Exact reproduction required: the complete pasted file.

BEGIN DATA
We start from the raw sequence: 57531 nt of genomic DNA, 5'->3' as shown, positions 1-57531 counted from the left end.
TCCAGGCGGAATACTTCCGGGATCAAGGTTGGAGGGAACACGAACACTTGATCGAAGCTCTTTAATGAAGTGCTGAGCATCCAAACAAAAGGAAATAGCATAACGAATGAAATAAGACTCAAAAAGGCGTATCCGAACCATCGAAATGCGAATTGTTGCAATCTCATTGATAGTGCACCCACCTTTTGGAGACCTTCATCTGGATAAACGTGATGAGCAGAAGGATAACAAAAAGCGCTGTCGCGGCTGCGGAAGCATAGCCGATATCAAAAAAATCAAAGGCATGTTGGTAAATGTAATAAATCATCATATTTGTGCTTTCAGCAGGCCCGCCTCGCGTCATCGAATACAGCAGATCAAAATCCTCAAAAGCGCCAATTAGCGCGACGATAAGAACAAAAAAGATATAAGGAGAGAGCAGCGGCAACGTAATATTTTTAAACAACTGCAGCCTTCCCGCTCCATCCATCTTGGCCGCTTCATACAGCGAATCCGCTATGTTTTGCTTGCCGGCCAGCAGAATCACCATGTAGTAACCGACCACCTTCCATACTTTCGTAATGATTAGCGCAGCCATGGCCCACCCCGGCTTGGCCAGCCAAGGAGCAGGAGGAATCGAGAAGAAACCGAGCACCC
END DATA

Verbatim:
We start from the raw sequence: 57531 nt of genomic DNA, 5'->3' as shown, positions 1-57531 counted from the left end.
TCCAGGCGGAATACTTCCGGGATCAAGGTTGGAGGGAACACGAACACTTGATCGAAGCTCTTTAATGAAGTGCTGAGCATCCAAACAAAAGGAAATAGCATAACGAATGAAATAAGACTCAAAAAGGCGTATCCGAACCATCGAAATGCGAATTGTTGCAATCTCATTGATAGTGCACCCACCTTTTGGAGACCTTCATCTGGATAAACGTGATGAGCAGAAGGATAACAAAAAGCGCTGTCGCGGCTGCGGAAGCATAGCCGATATCAAAAAAATCAAAGGCATGTTGGTAAATGTAATAAATCATCATATTTGTGCTTTCAGCAGGCCCGCCTCGCGTCATCGAATACAGCAGATCAAAATCCTCAAAAGCGCCAATTAGCGCGACGATAAGAACAAAAAAGATATAAGGAGAGAGCAGCGGCAACGTAATATTTTTAAACAACTGCAGCCTTCCCGCTCCATCCATCTTGGCCGCTTCATACAGCGAATCCGCTATGTTTTGCTTGCCGGCCAGCAGAATCACCATGTAGTAACCGACCACCTTCCATACTTTCGTAATGATTAGCGCAGCCATGGCCCACCCCGGCTTGGCCAGCCAAGGAGCAGGAGGAATCGAGAAGAAACCGAGCACCC